Boobs.

They may work, they might not. I was distraught to find out that I’ve been lugging giant double G’s around my whole life and they turned out to be purely ornamental. Breast is NOT best. Despite what the ad campaigns push. FED IS BEST. How you feed your child does not define what kind of mother you are and has zero impact on Bub. They don’t care where the milk comes from or who is supplying it. I was formula fed and I turned out just fine! There is a lot of debate from either side and it’s an emotional minefield. Just remember, whatever works for you and Bub is what’s best for your family. Whichever way you end up going, there will be critics. So if you can’t please everyone, please yourself and your baby. (NB, by 4 months, most of the mums I met were using formula. Everyone is different, but it might be easier to have something in the house, in case you need it, than to have to go out at 3am to buy something.)

Bub’s behaviour and personality aren’t a reflection of you or your parenting.

They are their own little person and will be born with their own little (or big) personality and quirks. The mum whose kid sleeps well isn’t doing anything better or worse or even differently than you. She just has a good sleeper! (Lucky b!tch!). I would’ve saved many many tears had I accepted this early on.

Don’t compare your bub’s milestones to other’s.

One kid may roll earlier than others. Whatever. I’ve yet to meet an adult who didn’t eventually work out how to roll over! Usually, kids work on developing one area and lag behind in another. So the kid that learns to walk early may speak later. Totally normal.

Mum’s groups are a bit like high school.

Just because you all got knocked up at around the same time and live in the same area doesn’t mean that you’ll instantly like each other. It depends on your local set up, but most mums’ groups meet through the early childhood centres that you get nominated into at hospital. They’re supposed to let you attend until Bub is 12 weeks. However, most will kick you out at around the 7/8 week mark. So, hard as it is, try to get out of the house and attend one before this time. They will have a list that will be circulated with everyone’s names and contact details and then one of the mums (usually the one with the miracle unicorn baby who sleeps through the night, has already learnt to walk and recites Shakespeare) will set up a FB group or a Whatsapp to organise get togethers. Try a few different mums’ groups. There’s no rule against this! Hopefully you find a few kindred spirits. If not, don’t despair, there are lots of opportunities to meet at other venues such as playgroups and library rhyme times. But they won’t come to you. You have to put yourself out there. It’s a bizarre situation to try and make friends at a time when you feel totally raw and unlike yourself. But everyone else is in the same boat, so give it a burl.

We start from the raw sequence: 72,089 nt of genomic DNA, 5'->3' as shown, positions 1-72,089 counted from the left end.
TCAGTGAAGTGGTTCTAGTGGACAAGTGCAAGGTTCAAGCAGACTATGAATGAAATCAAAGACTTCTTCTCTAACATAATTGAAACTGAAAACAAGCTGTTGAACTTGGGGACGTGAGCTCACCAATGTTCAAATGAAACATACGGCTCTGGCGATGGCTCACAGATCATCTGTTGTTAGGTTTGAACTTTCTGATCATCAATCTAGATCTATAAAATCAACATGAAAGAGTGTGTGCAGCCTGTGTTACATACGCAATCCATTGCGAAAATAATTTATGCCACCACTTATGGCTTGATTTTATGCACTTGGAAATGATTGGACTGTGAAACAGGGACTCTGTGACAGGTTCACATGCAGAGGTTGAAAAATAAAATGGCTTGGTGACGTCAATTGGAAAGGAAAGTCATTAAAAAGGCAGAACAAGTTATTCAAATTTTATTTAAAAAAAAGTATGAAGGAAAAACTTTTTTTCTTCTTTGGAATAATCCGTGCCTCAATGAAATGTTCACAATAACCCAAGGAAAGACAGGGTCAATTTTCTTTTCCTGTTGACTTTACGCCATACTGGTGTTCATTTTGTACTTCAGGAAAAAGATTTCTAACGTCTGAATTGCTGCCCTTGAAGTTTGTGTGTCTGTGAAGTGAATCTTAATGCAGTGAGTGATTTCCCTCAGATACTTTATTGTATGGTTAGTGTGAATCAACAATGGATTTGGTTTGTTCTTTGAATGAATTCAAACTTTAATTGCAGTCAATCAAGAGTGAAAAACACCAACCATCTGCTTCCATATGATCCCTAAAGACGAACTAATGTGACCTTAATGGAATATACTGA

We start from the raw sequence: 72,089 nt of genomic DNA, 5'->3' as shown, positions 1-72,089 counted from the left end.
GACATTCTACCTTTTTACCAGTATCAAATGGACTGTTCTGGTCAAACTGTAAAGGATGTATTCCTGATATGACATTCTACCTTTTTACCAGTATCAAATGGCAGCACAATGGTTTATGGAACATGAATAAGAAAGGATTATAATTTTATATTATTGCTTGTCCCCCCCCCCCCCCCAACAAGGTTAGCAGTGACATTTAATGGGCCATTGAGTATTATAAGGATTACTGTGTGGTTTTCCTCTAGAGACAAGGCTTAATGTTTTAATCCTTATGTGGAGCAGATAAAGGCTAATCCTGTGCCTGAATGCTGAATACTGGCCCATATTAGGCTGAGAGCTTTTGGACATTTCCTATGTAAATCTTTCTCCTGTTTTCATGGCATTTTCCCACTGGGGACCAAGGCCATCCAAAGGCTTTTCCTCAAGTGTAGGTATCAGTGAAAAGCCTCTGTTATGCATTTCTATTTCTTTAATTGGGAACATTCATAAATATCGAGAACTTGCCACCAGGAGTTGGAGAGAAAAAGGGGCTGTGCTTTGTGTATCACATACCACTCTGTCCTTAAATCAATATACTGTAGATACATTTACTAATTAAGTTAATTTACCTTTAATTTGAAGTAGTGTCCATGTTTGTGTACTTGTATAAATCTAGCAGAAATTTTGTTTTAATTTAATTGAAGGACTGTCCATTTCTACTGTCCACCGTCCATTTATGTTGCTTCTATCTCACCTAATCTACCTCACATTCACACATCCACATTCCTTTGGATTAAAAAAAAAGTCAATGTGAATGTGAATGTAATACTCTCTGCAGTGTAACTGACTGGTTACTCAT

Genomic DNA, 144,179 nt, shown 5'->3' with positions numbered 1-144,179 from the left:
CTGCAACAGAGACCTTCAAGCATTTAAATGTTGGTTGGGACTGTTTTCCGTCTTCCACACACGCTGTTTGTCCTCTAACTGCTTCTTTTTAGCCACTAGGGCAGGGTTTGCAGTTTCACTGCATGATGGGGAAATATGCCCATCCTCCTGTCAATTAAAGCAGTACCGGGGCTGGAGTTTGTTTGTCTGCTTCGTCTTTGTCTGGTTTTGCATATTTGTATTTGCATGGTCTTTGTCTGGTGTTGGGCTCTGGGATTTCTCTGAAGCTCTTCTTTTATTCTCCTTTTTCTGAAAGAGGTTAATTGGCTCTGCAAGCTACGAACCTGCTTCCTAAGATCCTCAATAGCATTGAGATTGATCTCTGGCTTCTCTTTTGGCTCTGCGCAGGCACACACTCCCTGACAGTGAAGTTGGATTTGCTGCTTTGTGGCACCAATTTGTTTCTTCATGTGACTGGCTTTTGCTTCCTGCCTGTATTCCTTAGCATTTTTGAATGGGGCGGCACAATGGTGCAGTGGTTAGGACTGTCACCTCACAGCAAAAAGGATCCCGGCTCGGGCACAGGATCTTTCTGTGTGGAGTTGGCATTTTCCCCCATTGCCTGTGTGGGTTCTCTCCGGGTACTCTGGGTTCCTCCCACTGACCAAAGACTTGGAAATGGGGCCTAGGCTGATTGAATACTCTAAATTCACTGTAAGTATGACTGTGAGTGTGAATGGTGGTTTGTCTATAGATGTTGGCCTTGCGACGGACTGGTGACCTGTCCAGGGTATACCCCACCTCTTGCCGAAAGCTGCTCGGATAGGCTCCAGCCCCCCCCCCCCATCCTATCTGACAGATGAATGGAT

Loneliness.

It’s bizarre how you can spend an entire day with another tiny human literally ON you and still feel completely isolated. Totally normal. Bub may be cute but they can’t talk and until they learn to smile, they’ll give very little back to you. All take and no give, greedy little buggers! The days when you have no other human contact will seem very long. So try and get out of the house. Speak to other grown ups. Strike up a conversation at the park. It will help. If it feels like it’s outside your comfort zone, that’s because it is! When’s the last time you had to make totally new friends as an adult?! Sharing with other people going through the same thing will make you feel less mental. However, be advised that comparison with other mums and bubs will kill your soul. If you are coming away from mums’ group catch-ups thinking, “why is everyone coping so well whilst I’m a basket case”, then remind yourself of a couple of things. Some will make out like everything is super easy and they’re “loving every precious minute” because this makes them feel better. Stay away from that person! Some (the very very tiny minority) actually do have everything easy. Stay away from that person too! The people who keep it real, celebrate the little wins and commiserate over the others, these are your people. Make these guys your tribe.

Social Media.